Natrag Greek authorities should reverse the trend undermining the work of human rights defenders and journalists

Strasbourg 12/01/2023
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Human rights defenders Panayote Dimitras (left), Seán Binder (center) and Sarah Mardini (right).

Human rights defenders Panayote Dimitras (left), Seán Binder (center) and Sarah Mardini (right).

The hostile environment in which human rights defenders, civil society and journalists work in Greece has been an issue of concern for several years. Smear campaigns targeting individuals defending human rights, cumbersome NGO registration procedures and undue pressure on journalists have undermined the protection of human rights and shrunk the civic space in the country. The ongoing criminalisation of individuals assisting refugees, asylum seekers and migrants, as well as activists defending and promoting human rights in Greece, is part of this trend, which I have also observed in other member states of the Council of Europe.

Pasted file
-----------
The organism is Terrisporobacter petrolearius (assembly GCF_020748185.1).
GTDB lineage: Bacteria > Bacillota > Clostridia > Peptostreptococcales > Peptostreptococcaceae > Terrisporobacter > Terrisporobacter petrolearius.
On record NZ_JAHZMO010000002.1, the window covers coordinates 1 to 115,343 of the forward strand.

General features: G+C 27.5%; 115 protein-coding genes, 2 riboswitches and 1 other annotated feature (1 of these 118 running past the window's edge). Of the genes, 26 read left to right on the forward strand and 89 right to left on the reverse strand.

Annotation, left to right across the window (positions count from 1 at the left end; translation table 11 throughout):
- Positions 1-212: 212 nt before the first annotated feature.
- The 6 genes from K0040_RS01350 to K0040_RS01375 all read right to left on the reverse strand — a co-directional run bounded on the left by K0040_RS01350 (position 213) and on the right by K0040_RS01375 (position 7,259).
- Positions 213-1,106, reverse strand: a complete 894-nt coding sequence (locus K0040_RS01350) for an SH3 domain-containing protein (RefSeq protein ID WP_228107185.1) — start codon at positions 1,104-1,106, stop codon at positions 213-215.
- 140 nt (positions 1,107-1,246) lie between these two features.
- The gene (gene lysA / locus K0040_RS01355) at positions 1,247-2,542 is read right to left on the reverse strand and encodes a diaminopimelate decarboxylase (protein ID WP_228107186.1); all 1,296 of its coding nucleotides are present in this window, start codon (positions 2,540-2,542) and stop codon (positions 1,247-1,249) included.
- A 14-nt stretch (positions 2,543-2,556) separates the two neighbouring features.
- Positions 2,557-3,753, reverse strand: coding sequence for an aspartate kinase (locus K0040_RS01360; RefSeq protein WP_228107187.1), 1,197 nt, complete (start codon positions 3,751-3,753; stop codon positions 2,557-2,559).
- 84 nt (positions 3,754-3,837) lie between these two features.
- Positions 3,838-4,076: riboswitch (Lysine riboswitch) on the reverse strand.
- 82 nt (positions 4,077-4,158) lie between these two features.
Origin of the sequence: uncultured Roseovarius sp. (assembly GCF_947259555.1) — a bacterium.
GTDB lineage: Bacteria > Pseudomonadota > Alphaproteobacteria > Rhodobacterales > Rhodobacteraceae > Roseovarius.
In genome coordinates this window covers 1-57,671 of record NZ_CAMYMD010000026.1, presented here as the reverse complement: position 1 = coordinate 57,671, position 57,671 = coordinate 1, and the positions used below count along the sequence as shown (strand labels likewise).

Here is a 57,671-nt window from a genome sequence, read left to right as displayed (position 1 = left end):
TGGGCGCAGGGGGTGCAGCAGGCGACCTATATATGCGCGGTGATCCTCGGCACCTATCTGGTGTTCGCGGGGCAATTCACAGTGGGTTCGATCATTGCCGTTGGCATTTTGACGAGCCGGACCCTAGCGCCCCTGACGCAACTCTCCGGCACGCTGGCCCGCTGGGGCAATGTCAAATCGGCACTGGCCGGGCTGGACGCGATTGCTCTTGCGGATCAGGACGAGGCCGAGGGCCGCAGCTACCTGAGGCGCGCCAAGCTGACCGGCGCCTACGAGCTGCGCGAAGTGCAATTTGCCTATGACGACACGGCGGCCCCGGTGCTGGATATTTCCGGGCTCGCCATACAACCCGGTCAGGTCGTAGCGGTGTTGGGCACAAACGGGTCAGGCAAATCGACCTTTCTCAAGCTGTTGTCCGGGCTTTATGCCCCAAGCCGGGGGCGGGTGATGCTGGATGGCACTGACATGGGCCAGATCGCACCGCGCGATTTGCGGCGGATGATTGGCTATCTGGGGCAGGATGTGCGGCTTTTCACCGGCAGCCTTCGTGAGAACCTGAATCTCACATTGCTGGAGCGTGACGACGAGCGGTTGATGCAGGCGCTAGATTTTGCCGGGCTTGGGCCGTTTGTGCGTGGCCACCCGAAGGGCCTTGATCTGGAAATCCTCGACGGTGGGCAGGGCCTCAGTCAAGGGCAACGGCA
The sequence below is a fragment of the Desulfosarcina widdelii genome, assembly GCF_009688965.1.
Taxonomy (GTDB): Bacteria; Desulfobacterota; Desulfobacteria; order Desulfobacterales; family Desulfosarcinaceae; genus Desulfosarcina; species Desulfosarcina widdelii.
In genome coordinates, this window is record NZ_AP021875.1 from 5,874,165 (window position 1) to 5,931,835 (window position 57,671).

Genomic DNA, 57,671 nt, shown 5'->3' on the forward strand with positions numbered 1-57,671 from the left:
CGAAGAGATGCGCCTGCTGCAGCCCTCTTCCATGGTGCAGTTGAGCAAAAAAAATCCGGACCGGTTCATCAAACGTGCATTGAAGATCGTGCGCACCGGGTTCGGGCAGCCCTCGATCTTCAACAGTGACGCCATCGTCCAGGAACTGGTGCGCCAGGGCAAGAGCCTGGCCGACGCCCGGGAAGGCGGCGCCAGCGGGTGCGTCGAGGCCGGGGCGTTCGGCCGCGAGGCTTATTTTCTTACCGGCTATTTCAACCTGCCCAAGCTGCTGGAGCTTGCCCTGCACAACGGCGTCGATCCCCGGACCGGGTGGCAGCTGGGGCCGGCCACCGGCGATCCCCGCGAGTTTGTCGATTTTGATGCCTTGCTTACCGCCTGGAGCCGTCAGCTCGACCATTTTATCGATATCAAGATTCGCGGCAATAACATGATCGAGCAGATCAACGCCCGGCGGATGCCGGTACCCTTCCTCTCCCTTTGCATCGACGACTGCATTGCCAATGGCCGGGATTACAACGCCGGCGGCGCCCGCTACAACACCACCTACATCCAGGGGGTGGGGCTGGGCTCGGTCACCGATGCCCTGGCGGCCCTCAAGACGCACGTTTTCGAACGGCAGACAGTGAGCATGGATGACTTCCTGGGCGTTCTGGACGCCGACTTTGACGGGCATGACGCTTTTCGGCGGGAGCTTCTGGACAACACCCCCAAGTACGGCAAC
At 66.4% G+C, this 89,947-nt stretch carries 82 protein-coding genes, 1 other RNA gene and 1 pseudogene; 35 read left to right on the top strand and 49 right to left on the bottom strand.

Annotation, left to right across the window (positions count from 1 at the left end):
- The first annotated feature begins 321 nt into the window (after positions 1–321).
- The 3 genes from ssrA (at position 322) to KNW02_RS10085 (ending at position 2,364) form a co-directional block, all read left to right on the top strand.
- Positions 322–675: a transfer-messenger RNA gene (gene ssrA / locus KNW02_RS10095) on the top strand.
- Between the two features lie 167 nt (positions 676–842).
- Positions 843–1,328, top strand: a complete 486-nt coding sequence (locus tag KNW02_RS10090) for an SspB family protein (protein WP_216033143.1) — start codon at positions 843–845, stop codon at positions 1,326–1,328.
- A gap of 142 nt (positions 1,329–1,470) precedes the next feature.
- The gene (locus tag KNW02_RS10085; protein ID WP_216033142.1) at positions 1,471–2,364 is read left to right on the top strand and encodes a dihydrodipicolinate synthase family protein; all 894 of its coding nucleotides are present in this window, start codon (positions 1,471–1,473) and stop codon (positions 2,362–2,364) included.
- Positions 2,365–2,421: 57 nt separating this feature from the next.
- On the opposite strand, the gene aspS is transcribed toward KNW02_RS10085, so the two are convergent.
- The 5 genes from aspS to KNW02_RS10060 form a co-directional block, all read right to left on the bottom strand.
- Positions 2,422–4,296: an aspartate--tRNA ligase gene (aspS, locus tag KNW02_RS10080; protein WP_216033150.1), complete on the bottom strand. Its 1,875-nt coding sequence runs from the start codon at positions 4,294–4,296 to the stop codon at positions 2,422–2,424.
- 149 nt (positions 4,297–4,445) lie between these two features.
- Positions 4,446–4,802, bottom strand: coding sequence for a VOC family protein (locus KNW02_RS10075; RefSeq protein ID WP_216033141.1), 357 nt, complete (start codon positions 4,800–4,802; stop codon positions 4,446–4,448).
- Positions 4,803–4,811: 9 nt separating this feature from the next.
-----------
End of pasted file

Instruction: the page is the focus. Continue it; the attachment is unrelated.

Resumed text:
As I already stressed in a letter I sent to the Greek authorities in May 2021, as well as in a Recommendation on ending pushbacks that I published in 2022, states have the duty to set up a legal framework which safeguards human rights and to ensure an environment conducive to the work of human rights defenders and civil society.

Regrettably, the prosecutions of 24 volunteers of a search and rescue NGO, as well as of other human rights defenders, such as Panayote Dimitras, a long-standing partner of my Office, go in the opposite direction. Targeting human rights defenders and individuals engaged in acts of solidarity is both incompatible with states’ international obligations and has a chilling effect on human rights work.

I urge the Greek authorities to ensure that human rights defenders and journalists can work safely and freely, by providing an enabling environment for their work and publicly recognising their important role in a democratic society.